Jump to content

Welcome to Geeks to Go - Register now for FREE

Geeks To Go is a helpful hub, where thousands of volunteer geeks quickly serve friendly answers and support. Check out the forums and get free advice from the experts. Register now to gain access to all of our features, it's FREE and only takes one minute. Once registered and logged in, you will be able to create topics, post replies to existing threads, give reputation to your fellow members, get your own private messenger, post status updates, manage your profile and so much more.

Create Account How it Works
Photo

C++ compiler error *not solved!*


  • Please log in to reply

#1
magnus80a

magnus80a

    Member

  • Member
  • PipPip
  • 10 posts
Hi again!

Got another C++ problem. I keep getting this error message, but I don't know what I'm doing wrong?

.\Interval.cpp(34) : error C2662: 'Interval::sign' : cannot convert 'this' pointer from 'const Interval' to 'Interval &'

It's referring to this functions:

bool Interval::hasZero() const {
	if (sign(lo) != sign(hi))  <--- *this line*
		return true;
	else if ((lo == 0.0) || (hi == 0.0))
		return true;
	else
		return false;
}

"lo" and "hi" are (double) attributes of Interval.
The function sign() is not a member function, merely a support function to make the code easier to read.

int sign(double a) {
	if (a < 0.0)
		return -1;
	else
		return 1;   
}

The above mentioned functions are both located in Interval.cpp

Edited by magnus80a, 28 December 2005 - 03:08 PM.

  • 0

Advertisements


#2
khayyam

khayyam

    New Member

  • Member
  • Pip
  • 5 posts
why did you declare your method as const ?
try without.
  • 0

#3
Swandog46

Swandog46

    Malware Expert

  • Member
  • PipPipPipPip
  • 1,026 posts
  • MVP
This is also going to give *huge* problems anyway because of the way C/C++ stores floats (doubles). Remember that floating-point arithmetic is only accurate up to a "precision" or "margin-of-error", so that even if you think you might have a number, say, equalling zero, it might actually internally be implemented as 0.00000000000001928357 (whatever, some garbage after a certain decimal place). So when you run your "sign" function you will get unexpected results. Perhaps there is a built-in function for retrieving floating-point sign that might be better? Moreover, these tests will pretty-much ALWAYS fail:

lo == 0.0

because lo will rarely ever be EXACTLY 0.0 ; rather, even when you THINK lo is zero it will really be 0.00000000000000001 , etc. So you might want to rethink this...
  • 0

#4
khayyam

khayyam

    New Member

  • Member
  • Pip
  • 5 posts
you're right about the doubles and the problems to compare them.

but your sign function returns int, so, in this case, no problem, you'll get exactly 1 or -1
that's why the test sign(lo) != sign(hi) will be ok

the often used solution to compare doubles is to compare their difference, for example
if ((lo == 0.0) becomes if (fabs(l0) < EPSILON) with stg like #define EPSILON .0001

and the value given to EPSILON will depend of the type double or float. read the c++ norm and you'll find how many numbers are guaranteed to be exact and you'll know if you have to declare EPSILON as .0001 or .000001 or stg else.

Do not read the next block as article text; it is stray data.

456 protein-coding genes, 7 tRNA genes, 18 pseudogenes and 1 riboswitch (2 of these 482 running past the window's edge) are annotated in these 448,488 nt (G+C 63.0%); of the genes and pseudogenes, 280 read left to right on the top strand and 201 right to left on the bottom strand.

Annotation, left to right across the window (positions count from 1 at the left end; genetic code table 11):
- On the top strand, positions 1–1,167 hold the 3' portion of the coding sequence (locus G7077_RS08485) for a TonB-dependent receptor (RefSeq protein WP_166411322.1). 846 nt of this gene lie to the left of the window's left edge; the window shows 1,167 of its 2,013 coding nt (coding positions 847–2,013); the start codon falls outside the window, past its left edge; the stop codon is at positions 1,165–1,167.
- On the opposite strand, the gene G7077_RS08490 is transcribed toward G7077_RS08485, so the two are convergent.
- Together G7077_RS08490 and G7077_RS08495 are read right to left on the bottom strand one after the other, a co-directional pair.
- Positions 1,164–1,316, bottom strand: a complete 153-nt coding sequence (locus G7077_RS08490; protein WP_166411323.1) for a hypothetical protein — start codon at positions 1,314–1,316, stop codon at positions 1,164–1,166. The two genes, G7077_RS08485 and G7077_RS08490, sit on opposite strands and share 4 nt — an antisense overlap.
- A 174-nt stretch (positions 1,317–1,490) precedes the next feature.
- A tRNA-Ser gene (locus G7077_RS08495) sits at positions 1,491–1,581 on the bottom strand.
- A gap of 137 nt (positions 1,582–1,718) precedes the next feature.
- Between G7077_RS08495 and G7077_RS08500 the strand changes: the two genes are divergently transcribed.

• 0

#5
magnus80a

magnus80a

    Member

  • Topic Starter
  • Member
  • PipPip
  • 10 posts

why did you declare your method as const ?
try without.


I thought that as long as a function doesn't change anything within the class it's consdiered a constant function?
Regarding the double comparisons, you're right I've forgotten about floating point stuff. I'll try and se if I can compute my machine eps. If there is one I might as well declare that as machine eps.

*edit*

Tried removing the constant part, but it still complains. It looks like it doesn't like non constant function being used by constant functions either. The error message is the same as before.

Interval Interval::operator *(const Interval& obj) const {
	if ((hi < 0.0) && (obj.lo > 0.0))
		return Interval(lo*obj.hi, hi*obj.lo);
	else if (hasZero() && (obj.lo > 0.0)) *<--- this line*
		return Interval(lo*obj.hi, hi*obj.hi);
	else if ((lo > 0.0) && (obj.lo > 0.0))
		return Interval(lo*obj.lo, hi*obj.hi);
	else if ((hi < 0.0) && (obj.hasZero())) *<--- this line*
		return Interval(lo*obj.hi, lo*obj.lo);
	else if ((lo > 0.0) && (obj.hasZero())) *<--- this line*
		return Interval(hi*obj.lo, hi*obj.hi);
	else if ((hi < 0.0) && (obj.hi < 0.0))
		return Interval(hi*obj.hi, lo*obj.lo);
	else if ((hasZero()) && (obj.hi < 0.0)) *<--- this line*
		return Interval(hi*obj.lo, lo*obj.lo);
	else if ((lo > 0.0) && (obj.hi < 0.0))
		return Interval(hi*obj.lo, lo*obj.hi);
	else {
		return Interval(min(min(lo*obj.lo, lo*obj.hi), min(hi*obj.lo, hi*obj.hi)),  *<--- this line*
						max(max(lo*obj.lo, lo*obj.hi), max(hi*obj.lo, hi*obj.hi)));	*<--- this line*
	}		
}
double min(double a, double b) {
	if (a <= b)
		return a;
	else
		return b;
}

double max(double a, double b) {
	if (a <= b)
		return b;
	else
		return a;
}

Edited by magnus80a, 26 December 2005 - 04:19 AM.

  • 0






Similar Topics

0 user(s) are reading this topic

0 members, 0 guests, 0 anonymous users

As Featured On:

Microsoft Yahoo BBC MSN PC Magazine Washington Post HP